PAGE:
Significantly, history shows that even staunch foes often later establish positive relations. Germany and Japan, both bitter enemies of the United States during World War II, are now considered important trading and military allies of the U.S. While there was talk about a possible nuclear war with China not too long ago, that country has become a major trading partner. The “demonization of enemies” is incompatible with both Jewish values and the lessons of recent world history.


Although Jewish religious texts frequently deal with war, Judaism does not glorify war for its own sake. The underlying attitude of Jewish tradition is an abhorrence of violence and an affirmation of the obligation to work and make sacrifices for the ultimate goal of peace.

The prophets speak of the futility and limited benefit of unnecessary and inappropriate warfare:

“For thus says the Lord God, the Holy One of Israel: ‘In sitting still and rest shall you be saved, In quietness and in confidence shall be your strength; And you would not. But you said: ‘No, for we will flee upon horses’; Therefore shall you flee; And: ‘We will ride upon the swift;’ Therefore shall your pursuers be swift.”   Isaiah 30:15,16

“Because you have trusted in your chariots and in the multitude of your warriors, therefore the tumult of war shall arise among your people, and all your fortresses shall be destroyed, . . .”   Hosea 10:13,14

“His delight is not in the strength of the horse, Nor is his pleasure in the legs of a man. But the Lord takes pleasure in those who fear him, In those who hope in His steadfast love.”     Psalms 147:10-11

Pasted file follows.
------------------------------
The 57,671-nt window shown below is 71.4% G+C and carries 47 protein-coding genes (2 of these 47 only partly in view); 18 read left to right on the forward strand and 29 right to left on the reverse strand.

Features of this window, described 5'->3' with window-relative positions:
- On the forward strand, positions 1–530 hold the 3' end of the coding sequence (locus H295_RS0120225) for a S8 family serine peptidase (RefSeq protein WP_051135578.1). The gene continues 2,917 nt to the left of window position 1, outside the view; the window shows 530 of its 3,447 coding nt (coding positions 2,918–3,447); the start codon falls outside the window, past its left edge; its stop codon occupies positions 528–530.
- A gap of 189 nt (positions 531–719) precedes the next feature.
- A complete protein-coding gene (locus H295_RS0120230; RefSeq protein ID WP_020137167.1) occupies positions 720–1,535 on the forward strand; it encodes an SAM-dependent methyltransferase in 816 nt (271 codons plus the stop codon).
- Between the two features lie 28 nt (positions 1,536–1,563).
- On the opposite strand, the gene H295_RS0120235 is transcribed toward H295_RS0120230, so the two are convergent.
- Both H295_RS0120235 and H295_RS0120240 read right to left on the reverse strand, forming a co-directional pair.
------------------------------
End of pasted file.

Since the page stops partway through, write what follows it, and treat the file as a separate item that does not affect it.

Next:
The prophets proclaim that Israel should not depend solely on military arms and alliances, but rather, “Zion shall be redeemed by justice, and her returnees, by righteousness” (Isaiah 1:27).

In an extreme circumstance, Jeremiah even urges the leaders of Judah to submit to Babylonian invaders (who he believed had been sent to carry out God’s punishment) without resisting, so that the Jewish people would live and continue to perform God’s commandments:

“And I spoke to Zedekiah King of Judah according to all these words, saying: ‘Bring your necks under the yoke of the King of Babylon, and serve him and his people and live. Why should you die, you and your people, by the sword, by the famine, and by the pestilence, as the Lord has spoken concerning the nation that will not serve the King of Babylon? And hearken not unto the words of the [false] prophets that speak unto you, saying: ‘You shall not serve the King of Babylon,’ for they prophesy a lie unto you….”

“Hearken not unto them; serve the king of Babylon, and live; why should this city become desolate?   Jeremiah 27:12-14,17

While Judaism recognizes the duty of each person to protect his own life and to defend others from violence, it specifically prohibits the shedding of innocent blood: